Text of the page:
The ministry of Bishop Ted Gulick will be celebratNominees for bishop 4 ed Saturday, July 10, at All Electing Convention 5 Saints' Conference Center Focus on Haiti 6-9 near Leitchfield. The celDiocesan Calendar 23 ebration will begin at noon Episcopal News Quarterly 11-22 with Eucharist, baptism and confirmation, followed by lunch and the presentation From the of a gift in appreciation for 1 his 16 years of service to the Diocese of Kentucky. Traditionally, dioceses in Suitably, the first issue of Episcopal The modular cabin, named the Suwannee Lodge, is fui!J the Episcopal Church give Kentuc~ Quarter!; comes at a time of liturfurnished andftatures solid wood cabinets, a cedar wardrobe and the outgoing bishop a memgical and seasonal transition when Lent hardwood floors. orable gift. Some bishops meets Easter in Holy Week. Our diocese prefer a personal gift, and is in transition, preparing to choose a cabin visit http://www.nationalcabinsales. some request something to benefit the new leader, and this issue introduces the com/ rv-cabins-and-lodges/the-lodges.html four priests who have said 'yes' to our call diocese. Bishop Ted requested the latter. Those wishing to honor the bishop He would like to have a bishop's cabin at for them to join us in discernment. The are asked to make checks out to Trustees quarterly's focus, however, is our historic All Saints', so the new bishop will always and Council with "Bishop's retirement ties with Haiti, prompted by the need for have a place to stay there. gift" in the memo line. Please send your A suitable, modular cedar cabin has us to act generously now to the ongoing checks to Betty Blodgett, St. John's Episbeen located. The Transition Commitcrisis. Featured are stories of Episcopacopal Church, 1620 W Main St., Murray, tee has sent out an appeal for donations lians who, decades ago, "proclaimed the KY 42071. Lord through service," as the bishop has to cover the cost of the cabin and site If you have questions, call Rose Bopreparation, which will be about $50,000; gal-Allbritten at 270-293-9490 or Betty said, and met the "Lord proclaimed" in establish a small maintenance fund for those they found. Blodgett at 270-293-4190. the cabin; and cover the cost of the Diocesan communications also have reception. To learn specifics about the been in transition this year as we work to diversify the means by which we share news and information of importance in our diocese. Taking the place of a monthly newspaper, Episcopal Kmtuc~ Photographer Dan Songer, a retired of origami cranes that were handcrafted Quarter!; enables us to expand our Web especially for the mobile that was hung in U.S. Air Force lieutenant colonel, has and digital communications. been taking pictures since 1957, primarily Grace Church's nave. Our overriding goal for the magazine for his family's enjoyment and to keep a Dan best described the inspiration has not changed, and to that end we con- record of their military travels. Dan took for the cover photo: "The picture is one tinue our printing partnership with the the photos appearing on the front and of several dogwoods at Grace EpiscoEpiscopal Church (though its publication back covers of this first issue of Episcopal Church. One day in April 2008, I too comes in a new form, Episcopal News pal Kentucky Quarterly and the photos stepped out the front door of the church Quarter!; [see page 12]). Both publicafrom this year's diocesan convention, onto the porch and there, framed in the tions, contained in one magazine, are which have been posted online. decorative supports of the porch roof, committed to publishing stories of interBoth cover photos were taken at was this beautiful dogwood." Hopeesting, important moments and ministries Grace Church during prior Spring ~nd fully, as Dan said, the pink dogwood will in our congregations, diocese and the Easter seasons. The photo on the back once again "show all of its 'pre-2009 ice wider church. cover shows the magnificent Alleluia storm' foliage" in the coming weeks.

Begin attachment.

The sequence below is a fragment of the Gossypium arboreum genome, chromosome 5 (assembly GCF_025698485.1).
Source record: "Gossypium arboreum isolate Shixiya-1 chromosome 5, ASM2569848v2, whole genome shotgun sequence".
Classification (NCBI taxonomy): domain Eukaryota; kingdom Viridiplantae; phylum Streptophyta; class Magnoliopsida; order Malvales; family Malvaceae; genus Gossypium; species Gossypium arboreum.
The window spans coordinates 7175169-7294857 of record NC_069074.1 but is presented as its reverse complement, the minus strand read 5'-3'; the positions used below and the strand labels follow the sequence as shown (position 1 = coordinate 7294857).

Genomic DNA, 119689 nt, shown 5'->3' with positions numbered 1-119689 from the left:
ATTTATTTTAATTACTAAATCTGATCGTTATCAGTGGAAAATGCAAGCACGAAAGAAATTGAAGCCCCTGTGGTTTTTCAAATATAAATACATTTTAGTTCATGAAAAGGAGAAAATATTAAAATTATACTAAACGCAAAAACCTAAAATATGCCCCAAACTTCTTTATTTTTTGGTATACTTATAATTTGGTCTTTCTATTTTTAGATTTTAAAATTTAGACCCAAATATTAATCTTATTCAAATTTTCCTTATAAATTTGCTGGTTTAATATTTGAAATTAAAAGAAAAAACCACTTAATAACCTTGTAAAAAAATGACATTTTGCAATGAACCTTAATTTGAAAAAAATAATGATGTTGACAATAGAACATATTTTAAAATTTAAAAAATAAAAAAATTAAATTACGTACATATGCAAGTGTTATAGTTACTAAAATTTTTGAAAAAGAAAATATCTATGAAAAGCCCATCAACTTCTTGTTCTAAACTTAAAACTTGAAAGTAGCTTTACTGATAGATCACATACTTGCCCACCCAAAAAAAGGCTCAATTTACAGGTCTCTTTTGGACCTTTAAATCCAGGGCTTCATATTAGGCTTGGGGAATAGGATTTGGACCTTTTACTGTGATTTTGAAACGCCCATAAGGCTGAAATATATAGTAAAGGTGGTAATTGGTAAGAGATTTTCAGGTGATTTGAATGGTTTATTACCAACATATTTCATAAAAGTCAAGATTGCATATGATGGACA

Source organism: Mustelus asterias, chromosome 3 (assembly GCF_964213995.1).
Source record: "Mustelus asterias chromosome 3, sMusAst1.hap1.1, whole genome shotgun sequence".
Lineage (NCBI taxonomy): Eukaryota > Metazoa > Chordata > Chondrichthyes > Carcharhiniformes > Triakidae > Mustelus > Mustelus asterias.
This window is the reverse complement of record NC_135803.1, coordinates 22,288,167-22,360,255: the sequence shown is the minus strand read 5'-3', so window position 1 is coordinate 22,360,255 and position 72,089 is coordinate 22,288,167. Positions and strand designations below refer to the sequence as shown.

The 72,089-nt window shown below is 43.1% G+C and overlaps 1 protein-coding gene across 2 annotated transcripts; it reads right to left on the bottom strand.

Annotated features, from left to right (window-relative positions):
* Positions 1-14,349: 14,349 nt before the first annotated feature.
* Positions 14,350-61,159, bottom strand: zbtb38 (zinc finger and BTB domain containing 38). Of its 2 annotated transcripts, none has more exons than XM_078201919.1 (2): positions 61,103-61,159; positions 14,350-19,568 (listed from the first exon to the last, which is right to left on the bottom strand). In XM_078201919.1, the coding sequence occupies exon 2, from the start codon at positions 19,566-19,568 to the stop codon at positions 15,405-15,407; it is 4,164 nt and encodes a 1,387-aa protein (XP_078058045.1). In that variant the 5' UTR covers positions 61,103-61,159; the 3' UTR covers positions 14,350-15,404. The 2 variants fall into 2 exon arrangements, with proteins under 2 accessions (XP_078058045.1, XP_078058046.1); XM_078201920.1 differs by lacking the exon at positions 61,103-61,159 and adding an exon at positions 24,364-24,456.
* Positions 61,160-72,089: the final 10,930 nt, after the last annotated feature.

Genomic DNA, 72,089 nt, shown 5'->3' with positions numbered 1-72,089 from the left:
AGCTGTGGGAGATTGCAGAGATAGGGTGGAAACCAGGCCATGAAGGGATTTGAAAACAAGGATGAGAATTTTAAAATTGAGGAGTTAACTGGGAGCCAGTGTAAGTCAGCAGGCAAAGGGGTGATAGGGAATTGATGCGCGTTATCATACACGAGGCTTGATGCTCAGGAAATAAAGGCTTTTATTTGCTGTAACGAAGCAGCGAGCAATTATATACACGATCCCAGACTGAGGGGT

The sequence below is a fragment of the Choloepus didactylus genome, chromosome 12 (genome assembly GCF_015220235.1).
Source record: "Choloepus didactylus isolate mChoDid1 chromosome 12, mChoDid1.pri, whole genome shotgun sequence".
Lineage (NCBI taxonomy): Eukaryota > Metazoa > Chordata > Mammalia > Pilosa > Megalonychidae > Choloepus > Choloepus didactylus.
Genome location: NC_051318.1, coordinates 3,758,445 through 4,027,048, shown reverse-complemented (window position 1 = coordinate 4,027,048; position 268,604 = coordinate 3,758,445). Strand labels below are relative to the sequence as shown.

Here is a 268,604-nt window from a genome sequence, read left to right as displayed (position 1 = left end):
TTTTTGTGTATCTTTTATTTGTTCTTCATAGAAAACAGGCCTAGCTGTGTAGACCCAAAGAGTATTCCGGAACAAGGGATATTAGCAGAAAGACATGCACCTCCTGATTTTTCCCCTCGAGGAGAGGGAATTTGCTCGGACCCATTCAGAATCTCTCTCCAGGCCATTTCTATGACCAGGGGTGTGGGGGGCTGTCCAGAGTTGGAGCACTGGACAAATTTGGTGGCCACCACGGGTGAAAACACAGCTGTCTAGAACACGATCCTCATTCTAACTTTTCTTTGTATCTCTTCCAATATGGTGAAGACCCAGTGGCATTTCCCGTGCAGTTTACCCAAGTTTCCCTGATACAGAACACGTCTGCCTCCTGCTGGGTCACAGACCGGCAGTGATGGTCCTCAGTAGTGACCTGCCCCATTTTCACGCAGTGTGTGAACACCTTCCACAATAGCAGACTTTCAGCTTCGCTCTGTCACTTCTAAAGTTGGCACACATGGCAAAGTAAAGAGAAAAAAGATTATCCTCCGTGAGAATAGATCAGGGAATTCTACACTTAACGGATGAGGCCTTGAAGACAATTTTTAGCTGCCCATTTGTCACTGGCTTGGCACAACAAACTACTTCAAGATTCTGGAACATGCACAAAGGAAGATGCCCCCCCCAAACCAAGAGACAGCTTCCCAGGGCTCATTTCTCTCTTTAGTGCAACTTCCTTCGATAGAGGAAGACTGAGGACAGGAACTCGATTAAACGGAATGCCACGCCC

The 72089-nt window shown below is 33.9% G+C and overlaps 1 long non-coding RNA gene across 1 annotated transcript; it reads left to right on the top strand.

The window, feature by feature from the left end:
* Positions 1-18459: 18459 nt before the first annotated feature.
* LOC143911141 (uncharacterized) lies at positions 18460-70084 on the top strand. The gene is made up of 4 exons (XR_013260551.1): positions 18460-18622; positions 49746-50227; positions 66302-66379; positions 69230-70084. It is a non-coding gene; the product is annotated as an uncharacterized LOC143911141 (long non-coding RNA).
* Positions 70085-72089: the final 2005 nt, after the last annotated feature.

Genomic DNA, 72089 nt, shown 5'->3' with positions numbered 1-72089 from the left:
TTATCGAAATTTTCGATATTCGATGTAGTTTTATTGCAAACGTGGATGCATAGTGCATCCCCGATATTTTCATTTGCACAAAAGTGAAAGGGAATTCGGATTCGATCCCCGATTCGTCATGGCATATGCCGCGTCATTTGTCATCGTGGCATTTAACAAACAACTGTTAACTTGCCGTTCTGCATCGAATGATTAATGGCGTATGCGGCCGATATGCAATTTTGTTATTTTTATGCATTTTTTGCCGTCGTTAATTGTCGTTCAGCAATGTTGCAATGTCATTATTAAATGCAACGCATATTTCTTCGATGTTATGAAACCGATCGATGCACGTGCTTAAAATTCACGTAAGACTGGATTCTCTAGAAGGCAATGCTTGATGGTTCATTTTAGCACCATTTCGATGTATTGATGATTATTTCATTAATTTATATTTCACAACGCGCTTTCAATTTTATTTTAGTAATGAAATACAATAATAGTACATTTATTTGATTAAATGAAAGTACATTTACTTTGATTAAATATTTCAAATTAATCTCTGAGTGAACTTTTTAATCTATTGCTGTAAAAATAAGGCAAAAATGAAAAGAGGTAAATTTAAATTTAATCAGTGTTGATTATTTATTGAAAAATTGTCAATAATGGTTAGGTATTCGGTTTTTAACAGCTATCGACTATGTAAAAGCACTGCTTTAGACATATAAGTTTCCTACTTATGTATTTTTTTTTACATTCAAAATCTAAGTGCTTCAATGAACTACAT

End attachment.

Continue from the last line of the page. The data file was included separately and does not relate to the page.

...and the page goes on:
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About the cover hotos
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"chandelier," composed of hundreds
Episcopal Kentucky Quarterly, Spring 201 0
w -to-~ ? The four final nominees who said 'yes' The Rev. David Allen Boyd The Rev. David Allen Boyd is currently rector of St. David's Church, Austin, in the Diocese of Texas, where he has served since 2003. He has also served as rector of St. Michael the Archangel in Lexington from 1996 to 2003, rector of St. Andrew's, Milwaukee, Wis., from 1990-1996; rector of St. John's, Milwaukee, Wis., from 1990-1994; rector of St. John the Divine, Burlington, Wis., from 1986-1990; and as urban missioner for the Diocese of Milwaukee from 1990-1996. He was born in Janesville, Wis., in 1955. He received his Master of Divinity from Nashotah House Theological Seminary in 1984 and a Bachelor of Science in education from Southern Illinois University in 1977. He was ordained in 1984. He is married to the Rev. Catherine Tyndall Boyd. They have two children.